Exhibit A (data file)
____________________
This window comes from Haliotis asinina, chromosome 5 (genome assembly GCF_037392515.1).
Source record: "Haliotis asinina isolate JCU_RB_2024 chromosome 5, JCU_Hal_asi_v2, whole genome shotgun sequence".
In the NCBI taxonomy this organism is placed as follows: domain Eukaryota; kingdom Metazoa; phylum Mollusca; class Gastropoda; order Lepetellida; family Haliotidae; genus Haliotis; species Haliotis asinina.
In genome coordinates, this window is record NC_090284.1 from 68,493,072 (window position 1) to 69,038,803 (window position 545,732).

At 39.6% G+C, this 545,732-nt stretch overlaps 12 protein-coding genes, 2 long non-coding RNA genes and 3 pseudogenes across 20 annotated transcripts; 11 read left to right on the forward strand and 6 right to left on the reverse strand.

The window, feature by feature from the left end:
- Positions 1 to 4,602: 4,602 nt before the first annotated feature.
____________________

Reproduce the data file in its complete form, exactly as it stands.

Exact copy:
This window comes from Haliotis asinina, chromosome 5 (genome assembly GCF_037392515.1).
Source record: "Haliotis asinina isolate JCU_RB_2024 chromosome 5, JCU_Hal_asi_v2, whole genome shotgun sequence".
In the NCBI taxonomy this organism is placed as follows: domain Eukaryota; kingdom Metazoa; phylum Mollusca; class Gastropoda; order Lepetellida; family Haliotidae; genus Haliotis; species Haliotis asinina.
In genome coordinates, this window is record NC_090284.1 from 68,493,072 (window position 1) to 69,038,803 (window position 545,732).

At 39.6% G+C, this 545,732-nt stretch overlaps 12 protein-coding genes, 2 long non-coding RNA genes and 3 pseudogenes across 20 annotated transcripts; 11 read left to right on the forward strand and 6 right to left on the reverse strand.

The window, feature by feature from the left end:
- Positions 1 to 4,602: 4,602 nt before the first annotated feature.